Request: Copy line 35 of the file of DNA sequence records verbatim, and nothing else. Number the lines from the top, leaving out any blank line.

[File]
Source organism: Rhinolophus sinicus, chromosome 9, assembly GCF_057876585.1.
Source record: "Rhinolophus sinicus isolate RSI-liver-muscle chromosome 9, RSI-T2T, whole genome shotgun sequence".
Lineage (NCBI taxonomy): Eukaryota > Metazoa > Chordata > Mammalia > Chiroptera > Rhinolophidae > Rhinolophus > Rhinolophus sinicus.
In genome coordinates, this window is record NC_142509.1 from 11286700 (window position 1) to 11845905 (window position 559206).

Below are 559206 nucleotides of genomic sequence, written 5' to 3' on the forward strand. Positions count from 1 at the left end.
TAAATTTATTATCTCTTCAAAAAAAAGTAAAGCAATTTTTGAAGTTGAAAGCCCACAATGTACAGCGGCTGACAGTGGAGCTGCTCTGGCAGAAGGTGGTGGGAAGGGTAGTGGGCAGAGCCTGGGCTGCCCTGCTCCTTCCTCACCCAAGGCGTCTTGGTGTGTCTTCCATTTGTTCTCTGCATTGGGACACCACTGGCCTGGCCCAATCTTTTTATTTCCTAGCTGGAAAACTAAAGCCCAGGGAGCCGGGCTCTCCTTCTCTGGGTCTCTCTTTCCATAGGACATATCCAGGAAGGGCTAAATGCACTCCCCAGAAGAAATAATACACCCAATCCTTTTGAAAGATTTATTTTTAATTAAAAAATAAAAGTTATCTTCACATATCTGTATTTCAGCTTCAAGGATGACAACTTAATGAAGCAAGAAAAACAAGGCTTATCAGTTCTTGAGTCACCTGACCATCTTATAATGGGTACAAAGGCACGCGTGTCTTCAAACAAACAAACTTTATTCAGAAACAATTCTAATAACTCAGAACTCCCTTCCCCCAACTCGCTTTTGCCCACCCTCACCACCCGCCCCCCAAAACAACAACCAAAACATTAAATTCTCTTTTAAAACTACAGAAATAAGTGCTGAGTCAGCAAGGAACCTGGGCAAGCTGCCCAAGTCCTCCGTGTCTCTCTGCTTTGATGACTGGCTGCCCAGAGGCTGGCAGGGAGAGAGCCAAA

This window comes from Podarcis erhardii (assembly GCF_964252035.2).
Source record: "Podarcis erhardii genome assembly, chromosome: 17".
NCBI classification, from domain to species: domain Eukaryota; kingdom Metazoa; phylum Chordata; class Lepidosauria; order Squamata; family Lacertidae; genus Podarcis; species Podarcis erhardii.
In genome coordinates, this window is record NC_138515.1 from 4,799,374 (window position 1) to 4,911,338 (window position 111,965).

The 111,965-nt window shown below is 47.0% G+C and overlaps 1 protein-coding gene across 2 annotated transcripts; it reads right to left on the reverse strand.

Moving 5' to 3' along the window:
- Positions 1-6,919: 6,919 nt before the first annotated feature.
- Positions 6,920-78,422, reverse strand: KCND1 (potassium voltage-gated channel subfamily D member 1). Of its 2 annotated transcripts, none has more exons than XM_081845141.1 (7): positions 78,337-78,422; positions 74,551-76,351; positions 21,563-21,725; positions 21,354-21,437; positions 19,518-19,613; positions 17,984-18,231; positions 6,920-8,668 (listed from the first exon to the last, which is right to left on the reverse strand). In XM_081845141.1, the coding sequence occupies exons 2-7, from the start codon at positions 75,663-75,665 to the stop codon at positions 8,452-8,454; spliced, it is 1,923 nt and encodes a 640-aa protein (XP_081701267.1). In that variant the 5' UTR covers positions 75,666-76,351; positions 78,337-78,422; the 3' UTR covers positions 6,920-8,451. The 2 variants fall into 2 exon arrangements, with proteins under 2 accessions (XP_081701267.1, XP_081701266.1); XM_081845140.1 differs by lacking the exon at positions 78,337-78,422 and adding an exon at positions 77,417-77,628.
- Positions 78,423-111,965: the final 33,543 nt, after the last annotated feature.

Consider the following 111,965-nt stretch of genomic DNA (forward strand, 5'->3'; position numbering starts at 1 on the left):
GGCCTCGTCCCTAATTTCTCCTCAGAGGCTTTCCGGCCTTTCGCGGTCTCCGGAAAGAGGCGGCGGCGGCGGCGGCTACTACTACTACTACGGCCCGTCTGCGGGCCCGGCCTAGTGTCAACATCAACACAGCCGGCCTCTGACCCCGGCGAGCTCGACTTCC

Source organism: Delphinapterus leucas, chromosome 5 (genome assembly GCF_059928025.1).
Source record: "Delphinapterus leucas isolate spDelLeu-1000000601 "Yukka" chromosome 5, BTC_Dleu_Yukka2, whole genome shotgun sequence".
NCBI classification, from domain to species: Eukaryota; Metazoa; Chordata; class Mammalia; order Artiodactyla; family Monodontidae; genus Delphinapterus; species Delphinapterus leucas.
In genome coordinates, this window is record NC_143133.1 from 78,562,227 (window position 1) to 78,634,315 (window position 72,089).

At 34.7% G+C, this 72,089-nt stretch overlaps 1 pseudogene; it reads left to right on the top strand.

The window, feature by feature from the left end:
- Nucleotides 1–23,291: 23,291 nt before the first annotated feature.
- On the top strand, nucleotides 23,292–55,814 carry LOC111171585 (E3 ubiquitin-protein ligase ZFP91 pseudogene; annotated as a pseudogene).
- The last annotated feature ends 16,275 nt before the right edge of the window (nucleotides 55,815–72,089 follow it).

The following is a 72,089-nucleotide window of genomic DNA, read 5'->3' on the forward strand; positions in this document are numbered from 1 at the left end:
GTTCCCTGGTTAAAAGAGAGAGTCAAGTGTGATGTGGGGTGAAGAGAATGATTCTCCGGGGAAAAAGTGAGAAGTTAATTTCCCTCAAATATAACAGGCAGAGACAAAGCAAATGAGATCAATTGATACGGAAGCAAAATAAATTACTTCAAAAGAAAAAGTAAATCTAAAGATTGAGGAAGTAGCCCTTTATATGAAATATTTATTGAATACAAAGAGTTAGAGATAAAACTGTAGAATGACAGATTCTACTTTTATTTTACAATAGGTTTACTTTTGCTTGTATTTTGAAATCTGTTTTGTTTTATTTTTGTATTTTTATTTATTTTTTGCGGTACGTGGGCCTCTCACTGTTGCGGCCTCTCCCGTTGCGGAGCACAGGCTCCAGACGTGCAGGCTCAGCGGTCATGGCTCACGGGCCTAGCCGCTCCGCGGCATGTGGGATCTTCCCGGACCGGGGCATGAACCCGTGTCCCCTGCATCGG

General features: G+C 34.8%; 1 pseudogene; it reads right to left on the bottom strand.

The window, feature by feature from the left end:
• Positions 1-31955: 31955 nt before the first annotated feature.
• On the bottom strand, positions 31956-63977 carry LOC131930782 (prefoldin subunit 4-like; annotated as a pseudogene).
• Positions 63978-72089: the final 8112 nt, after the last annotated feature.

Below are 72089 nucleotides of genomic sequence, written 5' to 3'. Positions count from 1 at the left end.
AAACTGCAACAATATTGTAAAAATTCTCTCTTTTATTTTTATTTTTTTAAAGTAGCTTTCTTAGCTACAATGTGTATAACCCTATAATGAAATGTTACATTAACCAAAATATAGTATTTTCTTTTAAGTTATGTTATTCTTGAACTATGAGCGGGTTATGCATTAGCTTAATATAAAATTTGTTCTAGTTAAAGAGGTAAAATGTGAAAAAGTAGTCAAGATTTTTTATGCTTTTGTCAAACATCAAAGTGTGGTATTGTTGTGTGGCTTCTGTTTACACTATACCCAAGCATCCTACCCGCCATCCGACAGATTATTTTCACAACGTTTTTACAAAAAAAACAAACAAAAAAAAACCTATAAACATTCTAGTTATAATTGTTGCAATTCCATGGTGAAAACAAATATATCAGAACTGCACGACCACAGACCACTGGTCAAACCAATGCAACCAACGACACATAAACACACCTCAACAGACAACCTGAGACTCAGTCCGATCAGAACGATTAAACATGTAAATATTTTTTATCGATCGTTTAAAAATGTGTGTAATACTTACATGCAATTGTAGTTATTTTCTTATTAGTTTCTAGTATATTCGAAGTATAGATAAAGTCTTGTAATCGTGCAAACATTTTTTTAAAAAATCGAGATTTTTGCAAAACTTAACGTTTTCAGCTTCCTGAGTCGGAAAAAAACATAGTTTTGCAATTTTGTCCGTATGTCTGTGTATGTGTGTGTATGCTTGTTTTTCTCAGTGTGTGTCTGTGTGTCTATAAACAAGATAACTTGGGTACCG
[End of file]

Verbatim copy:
AAACTGCAACAATATTGTAAAAATTCTCTCTTTTATTTTTATTTTTTTAAAGTAGCTTTCTTAGCTACAATGTGTATAACCCTATAATGAAATGTTACATTAACCAAAATATAGTATTTTCTTTTAAGTTATGTTATTCTTGAACTATGAGCGGGTTATGCATTAGCTTAATATAAAATTTGTTCTAGTTAAAGAGGTAAAATGTGAAAAAGTAGTCAAGATTTTTTATGCTTTTGTCAAACATCAAAGTGTGGTATTGTTGTGTGGCTTCTGTTTACACTATACCCAAGCATCCTACCCGCCATCCGACAGATTATTTTCACAACGTTTTTACAAAAAAAACAAACAAAAAAAAACCTATAAACATTCTAGTTATAATTGTTGCAATTCCATGGTGAAAACAAATATATCAGAACTGCACGACCACAGACCACTGGTCAAACCAATGCAACCAACGACACATAAACACACCTCAACAGACAACCTGAGACTCAGTCCGATCAGAACGATTAAACATGTAAATATTTTTTATCGATCGTTTAAAAATGTGTGTAATACTTACATGCAATTGTAGTTATTTTCTTATTAGTTTCTAGTATATTCGAAGTATAGATAAAGTCTTGTAATCGTGCAAACATTTTTTTAAAAAATCGAGATTTTTGCAAAACTTAACGTTTTCAGCTTCCTGAGTCGGAAAAAAACATAGTTTTGCAATTTTGTCCGTATGTCTGTGTATGTGTGTGTATGCTTGTTTTTCTCAGTGTGTGTCTGTGTGTCTATAAACAAGATAACTTGGGTACCG